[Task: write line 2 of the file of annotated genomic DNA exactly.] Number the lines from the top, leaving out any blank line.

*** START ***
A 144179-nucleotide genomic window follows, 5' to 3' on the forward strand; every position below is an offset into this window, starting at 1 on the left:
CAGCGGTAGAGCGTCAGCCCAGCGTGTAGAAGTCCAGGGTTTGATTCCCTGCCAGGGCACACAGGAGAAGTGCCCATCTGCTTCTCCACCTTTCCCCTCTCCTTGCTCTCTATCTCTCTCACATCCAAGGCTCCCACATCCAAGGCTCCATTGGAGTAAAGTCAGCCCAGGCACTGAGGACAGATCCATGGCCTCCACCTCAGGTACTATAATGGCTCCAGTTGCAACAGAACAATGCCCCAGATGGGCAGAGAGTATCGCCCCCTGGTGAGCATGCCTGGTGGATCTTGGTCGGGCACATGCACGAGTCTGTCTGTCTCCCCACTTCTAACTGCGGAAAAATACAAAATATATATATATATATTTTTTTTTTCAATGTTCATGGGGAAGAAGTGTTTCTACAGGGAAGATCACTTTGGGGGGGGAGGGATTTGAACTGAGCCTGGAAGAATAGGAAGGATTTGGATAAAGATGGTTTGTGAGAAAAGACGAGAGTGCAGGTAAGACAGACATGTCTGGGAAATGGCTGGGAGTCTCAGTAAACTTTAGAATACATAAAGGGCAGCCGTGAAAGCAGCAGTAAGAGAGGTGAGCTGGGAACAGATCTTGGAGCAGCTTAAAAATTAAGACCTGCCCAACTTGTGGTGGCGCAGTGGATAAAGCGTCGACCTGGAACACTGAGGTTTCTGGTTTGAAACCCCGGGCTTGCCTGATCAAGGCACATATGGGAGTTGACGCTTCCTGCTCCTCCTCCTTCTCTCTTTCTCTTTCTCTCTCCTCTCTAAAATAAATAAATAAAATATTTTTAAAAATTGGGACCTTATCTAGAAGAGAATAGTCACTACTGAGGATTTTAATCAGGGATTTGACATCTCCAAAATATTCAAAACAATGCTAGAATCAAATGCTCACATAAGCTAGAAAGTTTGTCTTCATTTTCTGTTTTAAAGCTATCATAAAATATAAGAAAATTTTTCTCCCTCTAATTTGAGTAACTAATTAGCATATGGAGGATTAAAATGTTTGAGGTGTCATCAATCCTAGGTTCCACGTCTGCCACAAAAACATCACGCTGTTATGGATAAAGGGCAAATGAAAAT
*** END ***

CAGCGGTAGAGCGTCAGCCCAGCGTGTAGAAGTCCAGGGTTTGATTCCCTGCCAGGGCACACAGGAGAAGTGCCCATCTGCTTCTCCACCTTTCCCCTCTCCTTGCTCTCTATCTCTCTCACATCCAAGGCTCCCACATCCAAGGCTCCATTGGAGTAAAGTCAGCCCAGGCACTGAGGACAGATCCATGGCCTCCACCTCAGGTACTATAATGGCTCCAGTTGCAACAGAACAATGCCCCAGATGGGCAGAGAGTATCGCCCCCTGGTGAGCATGCCTGGTGGATCTTGGTCGGGCACATGCACGAGTCTGTCTGTCTCCCCACTTCTAACTGCGGAAAAATACAAAATATATATATATATATTTTTTTTTTCAATGTTCATGGGGAAGAAGTGTTTCTACAGGGAAGATCACTTTGGGGGGGGAGGGATTTGAACTGAGCCTGGAAGAATAGGAAGGATTTGGATAAAGATGGTTTGTGAGAAAAGACGAGAGTGCAGGTAAGACAGACATGTCTGGGAAATGGCTGGGAGTCTCAGTAAACTTTAGAATACATAAAGGGCAGCCGTGAAAGCAGCAGTAAGAGAGGTGAGCTGGGAACAGATCTTGGAGCAGCTTAAAAATTAAGACCTGCCCAACTTGTGGTGGCGCAGTGGATAAAGCGTCGACCTGGAACACTGAGGTTTCTGGTTTGAAACCCCGGGCTTGCCTGATCAAGGCACATATGGGAGTTGACGCTTCCTGCTCCTCCTCCTTCTCTCTTTCTCTTTCTCTCTCCTCTCTAAAATAAATAAATAAAATATTTTTAAAAATTGGGACCTTATCTAGAAGAGAATAGTCACTACTGAGGATTTTAATCAGGGATTTGACATCTCCAAAATATTCAAAACAATGCTAGAATCAAATGCTCACATAAGCTAGAAAGTTTGTCTTCATTTTCTGTTTTAAAGCTATCATAAAATATAAGAAAATTTTTCTCCCTCTAATTTGAGTAACTAATTAGCATATGGAGGATTAAAATGTTTGAGGTGTCATCAATCCTAGGTTCCACGTCTGCCACAAAAACATCACGCTGTTATGGATAAAGGGCAAATGAAAAT